The defendant lives at home with his mother, but he has his own room. Police go to the defendant's home, place him in handcuffs, and put him in the back seat of a police car. The police then ask the defendant's mother for permission to search his room. The mother consents and police find inculpatory evidence. Is the search constitutional?
A unanimous three-judge panel said, "Yes." In United States v. Jones, No. 01-1215 (2d Cir., Oct. 5, 2004), Judge Cardamone, joined by Judges Newman and Katzmann, wrote:
The defendant concedes that his mother had permission to access his room, and had actually entered it a number of times to clean it. Further, it is uncontested that there was no lock on his bedroom door, which was a room located within his mother's bedroom. That proof demonstrates that she had access and permission to enter, and could indeed enter at any time. Under the law of this Circuit, this evidence is sufficient to show that the mother had actual authority to consent to the search of her son's bedroom. See Koch v. Town of Brattleboro, 287 F.3d 162, 167 (2d Cir. 2002).
Once a person gives authority, to be shared in common, with another over certain premises, any hope that a search of those premises based on that other person's consent will be found a Fourth Amendment violation is slim at best. The reason for this conclusion is because the Supreme Court made clear that common authority rests on the notion that any co-inhabitant can permit inspection in his/her own right and others, including defendant, have assumed the risk that such permission to search might occur. Matlock, 415 U.S. at 171 n.7. Accordingly, the defendant's decision to permit his mother joint access to his bedroom limits his reasonable expectation of privacy in that room, and to that extent also limits his Fourth Amendment protection in the effects seized there. See id.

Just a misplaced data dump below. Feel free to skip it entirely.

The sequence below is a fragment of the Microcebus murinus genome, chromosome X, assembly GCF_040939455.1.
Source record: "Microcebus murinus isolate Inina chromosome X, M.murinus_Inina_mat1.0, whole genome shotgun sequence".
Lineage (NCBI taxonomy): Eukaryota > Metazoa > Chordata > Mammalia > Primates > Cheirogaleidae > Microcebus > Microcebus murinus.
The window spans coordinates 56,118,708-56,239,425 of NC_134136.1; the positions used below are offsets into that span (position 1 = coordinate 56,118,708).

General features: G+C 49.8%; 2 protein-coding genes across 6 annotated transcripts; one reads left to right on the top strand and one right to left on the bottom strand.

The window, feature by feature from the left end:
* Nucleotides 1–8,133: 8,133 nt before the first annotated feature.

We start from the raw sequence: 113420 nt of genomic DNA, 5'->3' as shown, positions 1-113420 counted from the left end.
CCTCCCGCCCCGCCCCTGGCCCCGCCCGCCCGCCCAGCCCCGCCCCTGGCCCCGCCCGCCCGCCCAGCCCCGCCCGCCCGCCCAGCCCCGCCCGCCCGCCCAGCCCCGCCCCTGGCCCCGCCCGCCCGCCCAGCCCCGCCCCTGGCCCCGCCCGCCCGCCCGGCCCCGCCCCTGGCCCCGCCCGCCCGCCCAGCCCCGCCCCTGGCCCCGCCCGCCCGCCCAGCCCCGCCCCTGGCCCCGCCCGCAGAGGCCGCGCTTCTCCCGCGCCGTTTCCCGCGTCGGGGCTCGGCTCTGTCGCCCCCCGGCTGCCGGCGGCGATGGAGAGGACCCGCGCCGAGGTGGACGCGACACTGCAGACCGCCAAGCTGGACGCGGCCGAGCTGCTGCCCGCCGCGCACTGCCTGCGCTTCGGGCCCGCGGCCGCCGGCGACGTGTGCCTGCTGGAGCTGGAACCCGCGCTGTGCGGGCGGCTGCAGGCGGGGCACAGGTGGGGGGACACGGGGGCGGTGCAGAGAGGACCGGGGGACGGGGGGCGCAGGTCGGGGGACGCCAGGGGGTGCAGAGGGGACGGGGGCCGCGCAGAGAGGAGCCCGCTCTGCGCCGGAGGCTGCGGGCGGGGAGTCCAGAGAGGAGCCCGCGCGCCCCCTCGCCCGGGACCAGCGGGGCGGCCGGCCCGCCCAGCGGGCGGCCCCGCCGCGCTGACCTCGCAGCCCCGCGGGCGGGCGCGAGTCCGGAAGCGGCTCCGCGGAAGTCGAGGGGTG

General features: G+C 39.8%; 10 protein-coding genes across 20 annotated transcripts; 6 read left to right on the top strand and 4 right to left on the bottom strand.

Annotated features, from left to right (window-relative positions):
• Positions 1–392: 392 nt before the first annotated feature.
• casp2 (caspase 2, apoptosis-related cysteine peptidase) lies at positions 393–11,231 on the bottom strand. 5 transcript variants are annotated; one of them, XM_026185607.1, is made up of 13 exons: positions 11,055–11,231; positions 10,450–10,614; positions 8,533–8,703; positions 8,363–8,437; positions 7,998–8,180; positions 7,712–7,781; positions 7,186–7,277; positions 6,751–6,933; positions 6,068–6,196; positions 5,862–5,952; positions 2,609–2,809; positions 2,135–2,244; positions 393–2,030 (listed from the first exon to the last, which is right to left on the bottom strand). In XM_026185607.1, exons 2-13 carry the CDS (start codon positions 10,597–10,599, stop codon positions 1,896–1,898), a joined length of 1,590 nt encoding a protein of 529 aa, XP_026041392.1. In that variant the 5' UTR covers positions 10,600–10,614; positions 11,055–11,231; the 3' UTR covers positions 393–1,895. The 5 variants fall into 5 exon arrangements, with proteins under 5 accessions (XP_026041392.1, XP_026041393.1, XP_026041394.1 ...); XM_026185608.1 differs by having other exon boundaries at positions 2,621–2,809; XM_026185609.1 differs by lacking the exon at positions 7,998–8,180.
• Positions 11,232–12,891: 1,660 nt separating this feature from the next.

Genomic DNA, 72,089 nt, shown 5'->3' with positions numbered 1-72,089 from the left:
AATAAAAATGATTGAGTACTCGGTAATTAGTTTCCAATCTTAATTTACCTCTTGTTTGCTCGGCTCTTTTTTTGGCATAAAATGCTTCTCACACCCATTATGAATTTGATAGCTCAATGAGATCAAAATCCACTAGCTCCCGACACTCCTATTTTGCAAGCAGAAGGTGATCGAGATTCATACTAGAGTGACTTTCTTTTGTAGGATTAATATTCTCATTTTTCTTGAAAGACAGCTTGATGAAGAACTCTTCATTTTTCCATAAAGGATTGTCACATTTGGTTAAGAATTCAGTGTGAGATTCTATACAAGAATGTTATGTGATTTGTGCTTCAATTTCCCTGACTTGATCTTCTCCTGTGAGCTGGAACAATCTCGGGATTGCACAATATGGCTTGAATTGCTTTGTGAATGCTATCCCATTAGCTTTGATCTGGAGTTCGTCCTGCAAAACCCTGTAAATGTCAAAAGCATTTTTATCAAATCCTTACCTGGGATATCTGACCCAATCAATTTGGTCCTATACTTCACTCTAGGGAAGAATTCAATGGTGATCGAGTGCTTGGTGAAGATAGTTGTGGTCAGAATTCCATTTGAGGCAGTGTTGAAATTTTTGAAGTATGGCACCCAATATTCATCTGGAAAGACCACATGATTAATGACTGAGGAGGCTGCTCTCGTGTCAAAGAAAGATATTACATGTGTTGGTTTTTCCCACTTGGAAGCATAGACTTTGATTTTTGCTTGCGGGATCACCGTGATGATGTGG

Moreover, the case law does not support Lewis' claim that the officers should have asked his permission to search since he was outside of the apartment in handcuffs in a police car at the time of the search. Supreme Court and Second Circuit law establishes that in situations where the defendant is present -- and even in situations where the defendant has already refused consent -- the officers may nevertheless rely on consent from a third party who has the requisite authority to give it. See, e.g., Matlock, 415 U.S. at 166, 171 (warrantless search may be justified based on the consent of a third party with proper authority even when the arrested defendant was on the scene and available to give consent); United States v. Davis, 967 F.2d 84, 86-88 (2d Cir. 1992) (third-party consent justified a search and seizure despite fact that defendant was in the custody of police in squad car outside and was never asked to consent); see also United States v. Sumlin, 567 F.2d 684, 687-88 (6th Cir. 1977) (holding that since Matlock did not rely on the defendant's absence in order to justify third-party consent, but instead relied on an assumption of risk analysis, it was not constitutionally significant that defendant refused to consent to the search before the officers requested and were given third-party consent). In consequence, the search of Lewis' bedroom while he was present outside does not violate his Fourth Amendment rights.
Slip opinion at 11-13 (emphasis added).